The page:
1. Jhunter
    Offline

    Jhunter Mmm, bacon. Contributor

    Joined:
    Sep 23, 2011
    Messages:
    1,233
    Likes Received:
    45
    Location:
    Southern California

    Stupid Question About Microsoft Word

    Discussion in 'Software' started by Jhunter, Apr 7, 2013.

    I always see that a manuscript should have .5 indents, but I never took the time to figure out what exactly that is. I have just been pressing the spacebar five times when I indent :)p).

    So anyways, I Googled this, but just got even more confused. Can anyone tell me how to format all my indents at once? And then possibly set it up to auto-indent the correct amount? Should it be indented on both sides by .5?

    Helppppppp. :(

    Here's a picture of a frog to show my appreciation in advance.

    [​IMG]
     

    Attached Files:

  2. Nee
    Offline

    Nee Contributing Member

    Joined:
    Feb 22, 2013
    Messages:
    713
    Likes Received:
    23
    Just hit the space bar five times rather than let MS screw with your head. But be sure to hit the enter tab after each paragraph to keep it in that format though.
     
  3. minstrel
    Offline

    minstrel Leader of the Insquirrelgency Staff Supporter Contributor

    Joined:
    Jul 11, 2010
    Messages:
    8,724
    Likes Received:
    4,821
    Location:
    Near Los Angeles
    Are you talking about margin settings? Or just indenting the first line of a paragraph?

    If you mean indenting the first line of a paragraph, you can just click on a paragraph of the style you want to format (the style is usually called Normal or Body Text) and select Format Paragraph (available from the top menu or the right-click menu). There's an option there for indenting the first line of a paragraph, and by how much. You'll also see options for line spacing, etc. Make your changes, and click Save. It'll probably ask you whether you want these changes applied to the whole document - say yes. You should be away to the races after that.

    I haven't done this in a while, because I set up Word the way I wanted a long time ago and haven't had to format paragraphs since. So I may have gotten something wrong. Give it a try, though.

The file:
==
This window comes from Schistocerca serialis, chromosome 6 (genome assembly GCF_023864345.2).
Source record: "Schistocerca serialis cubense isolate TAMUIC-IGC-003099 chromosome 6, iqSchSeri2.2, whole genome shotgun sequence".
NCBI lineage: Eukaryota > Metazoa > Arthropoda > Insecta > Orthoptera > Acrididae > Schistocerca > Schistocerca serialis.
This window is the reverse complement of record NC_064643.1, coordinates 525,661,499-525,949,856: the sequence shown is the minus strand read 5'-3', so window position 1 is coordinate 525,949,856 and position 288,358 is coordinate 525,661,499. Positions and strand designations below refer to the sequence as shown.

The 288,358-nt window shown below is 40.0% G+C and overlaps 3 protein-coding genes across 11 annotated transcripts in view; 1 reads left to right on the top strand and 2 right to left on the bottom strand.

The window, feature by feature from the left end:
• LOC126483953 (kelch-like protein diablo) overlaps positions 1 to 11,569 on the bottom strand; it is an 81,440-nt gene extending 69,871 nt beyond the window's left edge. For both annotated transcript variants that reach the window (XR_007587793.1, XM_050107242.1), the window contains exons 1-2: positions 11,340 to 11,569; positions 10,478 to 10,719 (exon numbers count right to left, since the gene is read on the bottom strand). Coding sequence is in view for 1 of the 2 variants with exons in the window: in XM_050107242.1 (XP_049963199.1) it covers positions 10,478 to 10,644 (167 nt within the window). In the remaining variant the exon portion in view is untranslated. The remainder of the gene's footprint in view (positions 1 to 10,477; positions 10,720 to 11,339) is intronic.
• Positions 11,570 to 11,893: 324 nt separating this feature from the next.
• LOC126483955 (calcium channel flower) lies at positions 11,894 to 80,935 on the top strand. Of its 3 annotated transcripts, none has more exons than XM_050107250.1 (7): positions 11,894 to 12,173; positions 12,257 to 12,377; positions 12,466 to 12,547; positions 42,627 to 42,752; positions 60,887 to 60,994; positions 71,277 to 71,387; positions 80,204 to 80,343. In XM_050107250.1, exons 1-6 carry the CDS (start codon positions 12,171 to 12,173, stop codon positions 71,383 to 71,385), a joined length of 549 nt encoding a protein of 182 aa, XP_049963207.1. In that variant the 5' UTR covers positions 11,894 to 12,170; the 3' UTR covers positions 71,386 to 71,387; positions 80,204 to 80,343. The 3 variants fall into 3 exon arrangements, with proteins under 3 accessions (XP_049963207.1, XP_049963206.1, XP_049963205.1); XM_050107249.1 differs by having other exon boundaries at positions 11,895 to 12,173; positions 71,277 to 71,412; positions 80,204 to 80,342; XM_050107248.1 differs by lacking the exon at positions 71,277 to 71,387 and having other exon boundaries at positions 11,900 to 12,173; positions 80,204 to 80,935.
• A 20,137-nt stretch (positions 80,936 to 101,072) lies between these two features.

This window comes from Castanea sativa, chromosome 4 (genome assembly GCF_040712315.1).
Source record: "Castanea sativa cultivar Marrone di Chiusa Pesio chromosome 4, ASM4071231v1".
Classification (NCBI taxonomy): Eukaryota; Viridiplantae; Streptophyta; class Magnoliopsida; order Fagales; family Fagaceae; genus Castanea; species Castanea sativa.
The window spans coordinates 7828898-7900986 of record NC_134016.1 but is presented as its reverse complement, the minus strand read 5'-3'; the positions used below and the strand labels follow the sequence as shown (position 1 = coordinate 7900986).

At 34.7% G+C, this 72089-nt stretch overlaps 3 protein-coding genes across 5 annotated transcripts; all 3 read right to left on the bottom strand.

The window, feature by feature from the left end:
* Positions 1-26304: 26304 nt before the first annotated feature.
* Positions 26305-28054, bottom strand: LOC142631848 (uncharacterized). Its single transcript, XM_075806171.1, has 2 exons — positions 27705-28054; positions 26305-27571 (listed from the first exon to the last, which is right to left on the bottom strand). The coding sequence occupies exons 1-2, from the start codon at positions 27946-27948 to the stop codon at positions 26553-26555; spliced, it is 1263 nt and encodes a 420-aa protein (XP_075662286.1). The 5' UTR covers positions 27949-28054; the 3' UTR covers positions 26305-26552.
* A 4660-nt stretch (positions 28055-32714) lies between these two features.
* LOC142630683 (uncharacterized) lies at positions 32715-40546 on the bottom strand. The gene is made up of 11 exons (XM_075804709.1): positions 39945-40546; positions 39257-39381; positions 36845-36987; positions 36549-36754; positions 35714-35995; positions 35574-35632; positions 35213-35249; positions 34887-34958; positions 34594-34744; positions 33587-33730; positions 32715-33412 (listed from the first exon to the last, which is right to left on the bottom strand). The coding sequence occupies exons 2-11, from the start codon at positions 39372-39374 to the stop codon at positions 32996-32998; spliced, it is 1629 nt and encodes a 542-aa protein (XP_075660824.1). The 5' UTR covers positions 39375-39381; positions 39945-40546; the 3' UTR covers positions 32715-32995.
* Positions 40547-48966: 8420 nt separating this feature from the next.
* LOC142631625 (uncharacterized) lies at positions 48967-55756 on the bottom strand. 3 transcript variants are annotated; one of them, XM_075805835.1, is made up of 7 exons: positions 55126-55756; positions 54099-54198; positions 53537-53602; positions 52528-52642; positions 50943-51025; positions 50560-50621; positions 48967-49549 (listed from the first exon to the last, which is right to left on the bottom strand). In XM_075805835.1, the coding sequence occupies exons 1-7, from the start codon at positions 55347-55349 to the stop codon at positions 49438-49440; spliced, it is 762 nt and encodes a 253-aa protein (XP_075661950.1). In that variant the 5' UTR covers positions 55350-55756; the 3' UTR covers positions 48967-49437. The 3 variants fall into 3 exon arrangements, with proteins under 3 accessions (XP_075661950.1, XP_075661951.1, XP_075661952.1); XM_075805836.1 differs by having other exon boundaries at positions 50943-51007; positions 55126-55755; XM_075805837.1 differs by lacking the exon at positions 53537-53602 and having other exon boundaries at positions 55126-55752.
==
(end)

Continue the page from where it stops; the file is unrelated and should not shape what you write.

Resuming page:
1 person likes this.
  4. Mithrandir
    Offline

    Mithrandir Contributing Member

    Joined:
    Dec 23, 2012
    Messages:
    295
    Likes Received:
    15
    Location:
    In the general vicinity of the Atlantic Ocean
    I'll assume you have a recent version. Click on the arrow to the left of were it says paragraph. This will be in the same area were you chose line spacing. (It will be the third box on the top from the right, with Clipboard and Font before it.

    A window will come up. In the indentation section, chose first line under 'Special.' Then set .5 in the "By" section just to the right.
     
    1 person likes this.
  5. Jhunter
    Offline

    Jhunter Mmm, bacon. Contributor

    Joined:
    Sep 23, 2011
    Messages:
    1,233
    Likes Received:
    45
    Location:
    Southern California
    Sweet, thanks everyone. Is there by chance a way to format all paragraphs at once? And should the margins be set to something special?
     
  6. Mithrandir
    Offline

    Mithrandir Contributing Member

    Joined:
    Dec 23, 2012
    Messages:
    295
    Likes Received:
    15
    Location:
    In the general vicinity of the Atlantic Ocean
    I would keep the margins the same. I think that all the paragraphs after you set it will have it automatically, and you can always use the select button in the top right to select everything.
     
  7. Cogito
    Offline

    Cogito Former Mod, Retired Supporter Contributor

    Joined:
    May 19, 2007
    Messages:
    35,935
    Likes Received:
    2,043
    Location:
    Massachusetts, USA
    For margins, find the Page Setup dialogue. In Word 2010, it's on the Page Layout tab.

    Margins are a page property. You can do something similar with paragraph properties, or by wearing out your space bar, but that's doing things the hard way.

    First line indent is a paragraph property, as minstrel and Mithrandir pointed out. So is double vs single spacing, and the vertical space between paragraphs. If you set these in the paragraph style you use for the entire story or novel, you can change it for the entire piece at once in a few seconds.